Cutting Costs & Driving LTV
Ok, we get it. Today’s experts believe automation and the right technology are the key to great, scalable, and—yes—empathetic CX. But, what about the price tag? And if you DO jump in, will it actually drive LTV?
Well look at that, you’ve touched on another point the guests on our show have shared passionate opinions about. What are the chances?
Take Ted Mico (Ep 15), for example. When it comes to saving money and driving LTV, he doesn’t mince words. “The financial mechanics of it are pretty obvious – ie, the greater the brand loyalty, the higher the LTV. And especially when CAC costs are spiraling up, getting more out of each customer becomes more and more important to any brand’s survival. The path to that is absolutely through customer service.”
Then there’s Venture Capitalist, Liza Landsman (Ep 25) who has seen “a lot of people approach solving the problem of increasing cost efficiency by starting with increasing cost efficiency and then backing into – well, how do we make that as painless as possible for customers? Versus starting by saying – how do we maintain the best possible experience and then re-engineer costs around that experience?”
The problem with that? Well, for one thing, “In a world where the space and the time between the click and the experience is nanoseconds, customers are really good at sussing out when you’re bullshitting,” says Liza. “So— forgetting about the morality of it for a moment—it’s just really capital inefficient to BS.”
Need more? James Gilbert, Spamming Zero’s other Co-Host and CMO at Flip CX, adds in his chat with Mary Drumond (Ep 17), “The more that you can focus on customer retention and turning your current customers into advocacy, the less it’s going to cost you. Which means that you can lower the CPL and lower the cost it will take to acquire a customer, because you’re not putting all of your efforts into acquisition and you’re building against a retention model. I think that the more businesses shift to that—especially during a recession—the better off they’re going to be.”
The Role Of CX In An Organization
Considering what’s been said so far, you might find it hard to believe there are still orgs that have trouble buying into the value of CX. And you wouldn’t be alone in that.
Jeannie Walters (Ep 8) is baffled “that we still treat customer experience like it’s this extra thing or it’s ‘nice’ or it’s fluffy. It’s a flipping, winning business strategy every, single time. In a recession, in anything, you win with customer experience that’s done well. And a lot of that is understanding your customer journey enough to know when and how and where to serve them in the best way.”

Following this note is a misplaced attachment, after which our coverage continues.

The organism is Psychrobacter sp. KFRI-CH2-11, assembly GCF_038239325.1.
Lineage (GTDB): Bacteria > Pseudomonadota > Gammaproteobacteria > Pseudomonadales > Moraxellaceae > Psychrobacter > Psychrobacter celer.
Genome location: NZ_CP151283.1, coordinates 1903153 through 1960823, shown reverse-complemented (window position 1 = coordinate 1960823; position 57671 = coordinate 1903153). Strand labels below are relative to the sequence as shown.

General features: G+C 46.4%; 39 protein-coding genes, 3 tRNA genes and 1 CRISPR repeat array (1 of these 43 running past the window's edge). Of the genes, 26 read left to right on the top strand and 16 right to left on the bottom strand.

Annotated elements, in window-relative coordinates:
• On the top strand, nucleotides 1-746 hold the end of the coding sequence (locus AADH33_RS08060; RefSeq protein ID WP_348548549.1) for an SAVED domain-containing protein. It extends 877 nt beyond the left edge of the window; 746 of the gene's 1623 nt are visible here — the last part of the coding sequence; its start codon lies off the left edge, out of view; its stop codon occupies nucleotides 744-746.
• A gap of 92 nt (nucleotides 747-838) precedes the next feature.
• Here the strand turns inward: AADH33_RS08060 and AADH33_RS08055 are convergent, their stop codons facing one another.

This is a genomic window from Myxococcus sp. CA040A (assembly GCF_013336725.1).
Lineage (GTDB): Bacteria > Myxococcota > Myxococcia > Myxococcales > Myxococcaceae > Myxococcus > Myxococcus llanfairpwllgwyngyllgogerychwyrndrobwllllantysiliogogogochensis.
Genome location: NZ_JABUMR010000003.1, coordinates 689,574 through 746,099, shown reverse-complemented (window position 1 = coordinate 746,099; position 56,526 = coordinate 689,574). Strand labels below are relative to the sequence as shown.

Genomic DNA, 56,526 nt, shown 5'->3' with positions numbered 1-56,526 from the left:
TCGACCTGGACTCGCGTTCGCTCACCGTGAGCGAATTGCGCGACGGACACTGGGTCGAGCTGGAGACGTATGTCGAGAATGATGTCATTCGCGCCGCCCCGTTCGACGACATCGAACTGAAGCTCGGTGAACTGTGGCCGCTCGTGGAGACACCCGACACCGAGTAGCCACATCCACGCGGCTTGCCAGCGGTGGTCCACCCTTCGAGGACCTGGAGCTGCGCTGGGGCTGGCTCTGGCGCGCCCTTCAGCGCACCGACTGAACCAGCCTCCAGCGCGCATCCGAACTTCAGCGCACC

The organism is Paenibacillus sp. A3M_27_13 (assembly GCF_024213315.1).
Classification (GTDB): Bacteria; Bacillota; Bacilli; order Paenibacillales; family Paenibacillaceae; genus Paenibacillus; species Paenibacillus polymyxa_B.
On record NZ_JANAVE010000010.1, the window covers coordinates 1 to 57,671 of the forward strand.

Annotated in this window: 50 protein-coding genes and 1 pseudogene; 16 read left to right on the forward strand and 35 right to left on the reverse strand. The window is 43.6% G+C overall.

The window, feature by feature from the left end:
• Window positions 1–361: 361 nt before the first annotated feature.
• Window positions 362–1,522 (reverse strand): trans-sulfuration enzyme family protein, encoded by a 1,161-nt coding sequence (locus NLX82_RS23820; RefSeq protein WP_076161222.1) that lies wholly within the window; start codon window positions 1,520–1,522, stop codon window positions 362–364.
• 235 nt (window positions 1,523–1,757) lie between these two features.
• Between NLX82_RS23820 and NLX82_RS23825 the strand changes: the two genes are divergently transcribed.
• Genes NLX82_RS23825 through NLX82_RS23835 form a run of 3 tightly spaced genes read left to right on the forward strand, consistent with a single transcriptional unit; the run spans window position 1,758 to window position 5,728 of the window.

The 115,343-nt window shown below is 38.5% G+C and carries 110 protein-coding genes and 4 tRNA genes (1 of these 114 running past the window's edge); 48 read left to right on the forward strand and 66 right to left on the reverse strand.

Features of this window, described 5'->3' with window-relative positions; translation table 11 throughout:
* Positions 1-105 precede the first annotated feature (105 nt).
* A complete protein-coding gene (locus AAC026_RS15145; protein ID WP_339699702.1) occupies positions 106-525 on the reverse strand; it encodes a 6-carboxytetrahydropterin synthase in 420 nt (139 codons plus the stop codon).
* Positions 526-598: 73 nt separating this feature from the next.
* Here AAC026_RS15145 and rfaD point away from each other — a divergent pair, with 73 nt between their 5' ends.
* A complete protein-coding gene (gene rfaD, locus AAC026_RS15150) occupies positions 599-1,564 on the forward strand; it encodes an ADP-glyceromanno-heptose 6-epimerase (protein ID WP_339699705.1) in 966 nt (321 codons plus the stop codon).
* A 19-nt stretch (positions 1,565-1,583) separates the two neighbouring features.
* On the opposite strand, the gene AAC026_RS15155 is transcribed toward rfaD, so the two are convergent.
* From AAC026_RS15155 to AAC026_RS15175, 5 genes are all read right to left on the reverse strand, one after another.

Shannon Peltier (Ep 23) agrees. “Oftentimes, CX is seen as that little brother in the corner,” she says. “They’re just managing the tickets and the WISMOs and those things. But there’s a lot we can learn when we listen to our customers. If you can get people who come from CX to then work into your bigger company, that voice of the customer travels internally and will always be represented now on a larger scale in those departments.”
In Mary Drumond’s (Ep 17) opinion, the era of using cold data is over. What she thinks we need? “Hot data, straight from the customer’s mouth – that constant tracking of the change of expectations in customer behavior as it happens. And constantly picking up and using that as your compass to know where to navigate, which decisions to make, which priorities to keep in your organization.”
So, when you hear companies question investing in customer experience, Jack Lorentzen (Ep 9) says “It’s like – we’re [CX is] invested in every other team! The frontline workers are hearing exactly what customers have to say about every other team’s decision that’s being translated into what the customer sees.”
Creating Wow Moments With Memorable CX
Alright, so CX is essential. But, that whole “quality of” thing holds a lot of sway when it comes to sticking in the minds and hearts of customers. Our guests offer some great thoughts around creating experiences that count. And it’s not what you might expect.
“We all think that it’s about delighting customers and giving them free stuff and wowing them at every turn,” says Matt Dixon (Ep 11) “What the customer really wants is for you to make it easy for them.”
Nate Brown (Ep 3) takes it further. “Let’s make it frictionless,” he says. “And then what? Then, let’s make it good! Let’s make it a little bit fun and exciting. I mean, we just keep thinking about how we can make it clean. And that’s great; start there. But then, let’s dream up: how can we add a special element in this that has the person coming out of the experience not just feeling like they did what they needed to do, but also smiling? Feeling like they just had a really positive interaction with you. That’s the next level.”
Taylor Wells (Ep 12) emphasizes tapping into “that power of putting yourself in their shoes – experiencing the product.” And in the same conversation, James Gilbert shares this nugget: “In a world full of noise, you have to do unconventional things.”
Ain’t it the truth?
There’s OH so much more where that came from in our first 26 episodes, and a spectacular lineup of guests in the weeks ahead.
So, if you haven’t yet already, listen and subscribe to our Spamming Zero Podcast. And give yourself the gift of actionable insights from the best in the biz.
Here’s to you, yours, and a year full of wonderful possibilities ahead!